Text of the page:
The big firms have been shamed into making some progress but there’s much more they could do, says Julia Park

Julia Park

With a major housebuilder making record-breaking profits of over £1bn last year, inviting the secretary of state to speak at its annual conference in March might not have been the Home Builders Federation’s smartest move.

James Brokenshire didn’t hold back. “For most people, buying a home is one of the biggest financial and emotional investments of their lives. And for that to go from being a cherished dream to becoming a nightmare of snagging problems months after moving in and punitive costs is simply unacceptable.”

The fact that the same housebuilder also profited most from Help to Buy and has consistently ranked among the worst when it comes to build quality, would not have escaped him. Brokenshire went on to warn that he would be, “…considering carefully how the developers who work with us meet the standards and quality that customers expect and deserve.”

This came after widespread concern about the growing practice of new homes being sold under leasehold, rather than freehold, and charging ground rents that double year on year. It is seen as particularly unfair that this involves houses as well as flats.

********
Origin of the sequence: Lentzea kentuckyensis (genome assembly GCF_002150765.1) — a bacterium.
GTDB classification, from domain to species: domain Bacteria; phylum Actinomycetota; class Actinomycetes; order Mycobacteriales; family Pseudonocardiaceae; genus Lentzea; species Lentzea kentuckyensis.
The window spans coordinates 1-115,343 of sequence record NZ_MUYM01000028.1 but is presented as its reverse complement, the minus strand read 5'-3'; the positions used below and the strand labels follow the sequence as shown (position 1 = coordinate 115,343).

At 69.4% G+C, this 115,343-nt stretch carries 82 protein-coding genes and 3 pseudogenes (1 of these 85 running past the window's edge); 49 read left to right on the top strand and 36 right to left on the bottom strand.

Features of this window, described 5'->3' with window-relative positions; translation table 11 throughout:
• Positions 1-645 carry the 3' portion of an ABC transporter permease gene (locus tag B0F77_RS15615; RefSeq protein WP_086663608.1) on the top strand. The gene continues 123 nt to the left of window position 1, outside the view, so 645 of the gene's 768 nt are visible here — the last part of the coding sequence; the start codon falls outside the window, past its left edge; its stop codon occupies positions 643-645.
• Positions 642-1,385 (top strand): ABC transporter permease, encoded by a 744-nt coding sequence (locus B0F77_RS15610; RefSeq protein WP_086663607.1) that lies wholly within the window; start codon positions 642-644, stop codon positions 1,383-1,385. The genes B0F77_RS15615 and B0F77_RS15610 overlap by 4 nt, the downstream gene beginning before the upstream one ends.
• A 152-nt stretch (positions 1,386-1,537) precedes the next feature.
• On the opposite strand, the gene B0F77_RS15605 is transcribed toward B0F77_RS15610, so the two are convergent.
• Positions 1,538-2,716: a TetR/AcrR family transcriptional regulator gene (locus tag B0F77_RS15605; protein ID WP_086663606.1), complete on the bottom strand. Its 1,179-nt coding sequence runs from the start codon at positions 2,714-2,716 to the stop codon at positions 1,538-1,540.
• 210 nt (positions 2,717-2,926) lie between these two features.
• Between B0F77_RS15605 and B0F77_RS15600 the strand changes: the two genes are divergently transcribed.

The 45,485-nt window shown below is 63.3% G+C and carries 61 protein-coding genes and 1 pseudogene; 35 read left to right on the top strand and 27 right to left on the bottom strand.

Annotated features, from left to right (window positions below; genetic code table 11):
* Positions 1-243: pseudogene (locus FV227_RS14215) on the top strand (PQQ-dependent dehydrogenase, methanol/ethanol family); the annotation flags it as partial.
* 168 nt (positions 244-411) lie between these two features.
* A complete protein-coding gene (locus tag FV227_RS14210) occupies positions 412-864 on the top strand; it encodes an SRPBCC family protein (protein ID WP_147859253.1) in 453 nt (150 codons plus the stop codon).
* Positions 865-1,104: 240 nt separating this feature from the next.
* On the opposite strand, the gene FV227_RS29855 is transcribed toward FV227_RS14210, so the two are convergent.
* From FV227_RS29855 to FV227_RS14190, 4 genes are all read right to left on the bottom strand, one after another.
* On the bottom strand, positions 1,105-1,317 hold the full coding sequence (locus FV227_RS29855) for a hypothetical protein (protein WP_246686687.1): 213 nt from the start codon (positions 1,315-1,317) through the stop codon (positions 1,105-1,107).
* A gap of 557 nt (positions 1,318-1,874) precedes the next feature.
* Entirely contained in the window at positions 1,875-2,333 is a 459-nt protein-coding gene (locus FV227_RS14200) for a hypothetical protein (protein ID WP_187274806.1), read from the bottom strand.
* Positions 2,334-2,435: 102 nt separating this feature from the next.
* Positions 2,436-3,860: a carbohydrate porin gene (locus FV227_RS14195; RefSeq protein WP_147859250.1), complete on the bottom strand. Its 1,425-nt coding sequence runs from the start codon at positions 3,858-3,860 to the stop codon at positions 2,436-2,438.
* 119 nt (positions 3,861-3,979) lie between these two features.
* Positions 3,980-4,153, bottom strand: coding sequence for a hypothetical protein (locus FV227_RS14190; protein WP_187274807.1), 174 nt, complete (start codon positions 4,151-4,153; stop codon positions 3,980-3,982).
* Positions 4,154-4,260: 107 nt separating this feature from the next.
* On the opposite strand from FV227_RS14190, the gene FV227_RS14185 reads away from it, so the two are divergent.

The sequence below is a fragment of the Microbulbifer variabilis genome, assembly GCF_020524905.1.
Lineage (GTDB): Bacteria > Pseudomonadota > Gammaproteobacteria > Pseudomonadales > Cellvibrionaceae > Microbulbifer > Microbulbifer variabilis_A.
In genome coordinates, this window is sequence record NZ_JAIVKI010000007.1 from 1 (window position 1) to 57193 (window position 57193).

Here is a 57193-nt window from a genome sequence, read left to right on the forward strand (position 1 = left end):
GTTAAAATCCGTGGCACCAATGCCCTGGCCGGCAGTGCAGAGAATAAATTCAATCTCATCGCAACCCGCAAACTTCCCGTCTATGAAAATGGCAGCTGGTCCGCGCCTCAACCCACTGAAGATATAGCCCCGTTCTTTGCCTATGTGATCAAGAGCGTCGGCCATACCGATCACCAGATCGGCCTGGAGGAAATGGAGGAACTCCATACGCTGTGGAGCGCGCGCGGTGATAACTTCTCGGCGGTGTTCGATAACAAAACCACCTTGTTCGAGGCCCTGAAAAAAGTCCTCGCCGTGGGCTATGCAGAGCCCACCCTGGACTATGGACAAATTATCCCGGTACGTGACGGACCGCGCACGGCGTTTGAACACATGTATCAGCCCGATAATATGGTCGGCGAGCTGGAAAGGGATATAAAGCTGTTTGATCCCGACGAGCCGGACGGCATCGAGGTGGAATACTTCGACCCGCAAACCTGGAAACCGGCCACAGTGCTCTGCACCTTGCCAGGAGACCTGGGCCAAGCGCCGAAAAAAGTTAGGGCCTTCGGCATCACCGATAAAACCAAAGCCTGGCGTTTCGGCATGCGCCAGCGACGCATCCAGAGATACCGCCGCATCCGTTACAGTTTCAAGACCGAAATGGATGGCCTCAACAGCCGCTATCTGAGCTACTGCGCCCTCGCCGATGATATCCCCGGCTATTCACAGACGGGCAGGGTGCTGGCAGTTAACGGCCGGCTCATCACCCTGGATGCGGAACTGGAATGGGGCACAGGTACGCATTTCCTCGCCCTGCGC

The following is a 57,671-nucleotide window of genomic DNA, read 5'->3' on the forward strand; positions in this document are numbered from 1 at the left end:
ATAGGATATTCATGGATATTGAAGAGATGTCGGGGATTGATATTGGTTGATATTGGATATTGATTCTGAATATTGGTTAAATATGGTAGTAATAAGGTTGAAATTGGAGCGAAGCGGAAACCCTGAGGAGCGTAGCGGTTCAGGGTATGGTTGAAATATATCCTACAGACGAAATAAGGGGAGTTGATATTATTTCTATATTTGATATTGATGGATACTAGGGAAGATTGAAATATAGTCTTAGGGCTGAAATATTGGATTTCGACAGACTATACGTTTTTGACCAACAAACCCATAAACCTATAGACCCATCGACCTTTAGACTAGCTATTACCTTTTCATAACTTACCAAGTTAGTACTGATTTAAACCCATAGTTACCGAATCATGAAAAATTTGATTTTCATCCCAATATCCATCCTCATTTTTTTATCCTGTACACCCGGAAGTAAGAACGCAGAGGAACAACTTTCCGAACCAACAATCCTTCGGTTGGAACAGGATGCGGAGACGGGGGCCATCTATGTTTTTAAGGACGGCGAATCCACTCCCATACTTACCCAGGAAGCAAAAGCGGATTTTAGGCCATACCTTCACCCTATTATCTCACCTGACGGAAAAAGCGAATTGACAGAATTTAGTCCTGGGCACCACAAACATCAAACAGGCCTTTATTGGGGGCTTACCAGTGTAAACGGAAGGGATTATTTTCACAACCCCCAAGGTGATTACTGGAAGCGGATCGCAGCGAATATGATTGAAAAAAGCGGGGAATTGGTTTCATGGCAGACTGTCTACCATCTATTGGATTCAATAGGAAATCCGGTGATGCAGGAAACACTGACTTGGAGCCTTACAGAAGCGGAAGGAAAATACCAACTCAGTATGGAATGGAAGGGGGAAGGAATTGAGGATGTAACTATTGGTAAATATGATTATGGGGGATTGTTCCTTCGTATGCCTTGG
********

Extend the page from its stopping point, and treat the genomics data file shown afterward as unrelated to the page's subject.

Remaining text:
The latest in a series of YouGov surveys, commissioned by HomeOwners Alliance, BLP and, show that concerns over the quality of Britain’s housing stock and our outdated leasehold system are rising at their fastest rate for five years. Related research found that 63% of adults now cite the quality of Britain’s homes as a serious concern. Leasehold issues aren’t far behind at 60% and negative equity is also a worry.

These stats relate to all householders, not just those in new housing. But given that most adults would prefer an old home to a new one, the HBF’s claim that over 90% of the new homebuyers it surveyed in March 2018 said they would buy a new home again, seems surprising.

For years, the main argument has been that if people didn’t like new homes, they wouldn’t buy them. Disingenuous given the acute shortage and the fact that almost all the incentives, including Help to Buy and the New Homes Bonus, only apply to new homes.

So far, Brokenshire’s bark seems worse than his bite. He has confirmed that Help to Buy will be extended beyond 2021, though admittedly restricted to first-time buyers from that point on – a condition that should have been obvious from the start. It would have been smarter to incentivise young buyers to invest in existing homes and encourage churn, given how little of our existing stock is suitable for older people.

The problem with the other well-worn rebuttal that, “people would be complaining if they were unhappy with their homes”, has always been who can you complain to. Social media is changing this. Bovis suffered its own #MeToo the year before last when more than 1,000 of its new homeowners joined a Facebook campaign. When the press piled in with their negative stories about defects and poor workmanship, it quickly became too big to ignore.